Differential Equations and Linear Algebra (4th Edition)

Published by Pearson
ISBN 10: 0-32196-467-5
ISBN 13: 978-0-32196-467-0

Chapter 1 - First-Order Differential Equations - 1.2 Basic Ideas and Terminology - Problems - Page 22: 45


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Work Step by Step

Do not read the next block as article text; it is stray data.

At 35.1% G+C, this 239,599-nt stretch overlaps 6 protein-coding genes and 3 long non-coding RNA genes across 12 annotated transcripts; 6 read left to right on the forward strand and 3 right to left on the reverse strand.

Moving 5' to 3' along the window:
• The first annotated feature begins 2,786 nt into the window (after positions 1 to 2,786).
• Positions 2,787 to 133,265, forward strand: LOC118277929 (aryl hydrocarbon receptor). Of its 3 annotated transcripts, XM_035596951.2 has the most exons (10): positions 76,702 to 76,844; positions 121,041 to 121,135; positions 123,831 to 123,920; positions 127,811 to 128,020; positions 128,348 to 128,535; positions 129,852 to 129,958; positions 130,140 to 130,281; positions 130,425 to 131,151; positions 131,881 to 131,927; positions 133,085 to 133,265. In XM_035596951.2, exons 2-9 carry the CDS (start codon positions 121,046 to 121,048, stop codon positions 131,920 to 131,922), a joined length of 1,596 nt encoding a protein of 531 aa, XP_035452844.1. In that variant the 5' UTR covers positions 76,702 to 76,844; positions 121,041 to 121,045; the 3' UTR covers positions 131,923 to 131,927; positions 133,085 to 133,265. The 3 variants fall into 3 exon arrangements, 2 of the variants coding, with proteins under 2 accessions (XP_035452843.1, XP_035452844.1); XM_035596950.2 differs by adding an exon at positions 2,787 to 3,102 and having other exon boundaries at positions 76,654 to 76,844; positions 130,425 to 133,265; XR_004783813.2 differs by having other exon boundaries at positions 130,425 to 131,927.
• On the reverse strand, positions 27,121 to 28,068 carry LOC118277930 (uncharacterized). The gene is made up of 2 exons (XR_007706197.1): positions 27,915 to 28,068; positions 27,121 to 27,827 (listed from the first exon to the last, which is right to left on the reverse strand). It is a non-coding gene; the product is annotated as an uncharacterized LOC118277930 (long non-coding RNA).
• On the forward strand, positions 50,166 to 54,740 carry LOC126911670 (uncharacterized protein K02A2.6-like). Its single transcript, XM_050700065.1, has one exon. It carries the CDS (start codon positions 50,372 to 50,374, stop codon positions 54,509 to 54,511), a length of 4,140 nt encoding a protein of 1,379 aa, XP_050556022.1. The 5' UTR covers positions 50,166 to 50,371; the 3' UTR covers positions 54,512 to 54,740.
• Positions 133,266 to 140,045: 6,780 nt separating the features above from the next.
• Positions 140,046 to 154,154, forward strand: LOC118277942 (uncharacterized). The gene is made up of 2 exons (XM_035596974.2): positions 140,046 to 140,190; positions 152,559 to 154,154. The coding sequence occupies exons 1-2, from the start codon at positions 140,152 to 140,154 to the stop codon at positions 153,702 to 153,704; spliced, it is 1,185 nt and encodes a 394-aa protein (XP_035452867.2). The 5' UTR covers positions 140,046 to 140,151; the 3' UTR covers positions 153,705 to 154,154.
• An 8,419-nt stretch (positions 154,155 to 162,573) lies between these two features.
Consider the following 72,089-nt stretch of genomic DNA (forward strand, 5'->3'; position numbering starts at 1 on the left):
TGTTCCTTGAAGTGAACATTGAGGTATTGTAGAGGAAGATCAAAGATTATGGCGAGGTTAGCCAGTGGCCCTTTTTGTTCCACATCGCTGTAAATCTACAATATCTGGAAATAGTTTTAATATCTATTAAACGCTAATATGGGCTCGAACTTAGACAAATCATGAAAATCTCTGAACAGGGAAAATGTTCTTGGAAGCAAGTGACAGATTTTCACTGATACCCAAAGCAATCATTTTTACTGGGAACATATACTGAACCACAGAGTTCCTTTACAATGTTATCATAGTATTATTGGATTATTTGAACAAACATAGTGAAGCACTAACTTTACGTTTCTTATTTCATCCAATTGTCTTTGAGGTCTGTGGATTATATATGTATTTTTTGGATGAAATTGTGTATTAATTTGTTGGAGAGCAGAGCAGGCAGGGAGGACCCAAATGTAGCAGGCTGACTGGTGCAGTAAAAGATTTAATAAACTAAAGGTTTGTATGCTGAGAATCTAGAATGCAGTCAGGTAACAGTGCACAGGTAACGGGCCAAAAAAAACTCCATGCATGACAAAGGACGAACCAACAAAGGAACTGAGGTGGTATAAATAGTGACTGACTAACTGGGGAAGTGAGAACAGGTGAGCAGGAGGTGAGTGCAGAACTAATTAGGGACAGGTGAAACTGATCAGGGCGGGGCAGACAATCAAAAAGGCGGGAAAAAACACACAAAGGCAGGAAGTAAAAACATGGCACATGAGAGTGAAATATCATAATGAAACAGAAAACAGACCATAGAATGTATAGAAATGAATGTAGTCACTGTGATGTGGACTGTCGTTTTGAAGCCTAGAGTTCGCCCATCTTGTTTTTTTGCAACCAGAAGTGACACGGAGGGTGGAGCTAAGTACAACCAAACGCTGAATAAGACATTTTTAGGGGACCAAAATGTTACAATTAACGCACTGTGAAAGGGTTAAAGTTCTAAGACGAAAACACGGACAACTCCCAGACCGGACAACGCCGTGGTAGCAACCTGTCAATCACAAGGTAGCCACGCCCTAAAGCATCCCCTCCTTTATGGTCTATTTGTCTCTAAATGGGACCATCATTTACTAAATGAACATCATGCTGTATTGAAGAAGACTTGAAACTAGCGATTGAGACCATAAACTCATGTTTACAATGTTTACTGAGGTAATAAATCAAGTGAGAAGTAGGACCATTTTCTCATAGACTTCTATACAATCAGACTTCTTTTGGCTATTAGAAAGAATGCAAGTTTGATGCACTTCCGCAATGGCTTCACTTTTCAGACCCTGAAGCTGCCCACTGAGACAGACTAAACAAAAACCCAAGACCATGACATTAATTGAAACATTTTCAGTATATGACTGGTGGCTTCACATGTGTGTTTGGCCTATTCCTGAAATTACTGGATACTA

Take the derivatives of the function. $$y(x)=c_1e^{2x}+c_2e^{-3x}$$ $$y'(x)=2c_1e^{2x}-3c_2e^{-3x}$$ $$y''(x)=4c_1e^{2x}+9c^2e^{-3x}$$ Substituting these functions into the differential equation yields $$y''+y'-6y=0$$ $$4c_1e^{2x}+9c^2e^{-3x}+2c_1e^{2x}-3c_2e^{-3x}-6(c_1e^{2x}+c_2e^{-3x})=0$$ $$0=0$$ This statement is true, therefore, the equation must be a valid solution to the differential equation.
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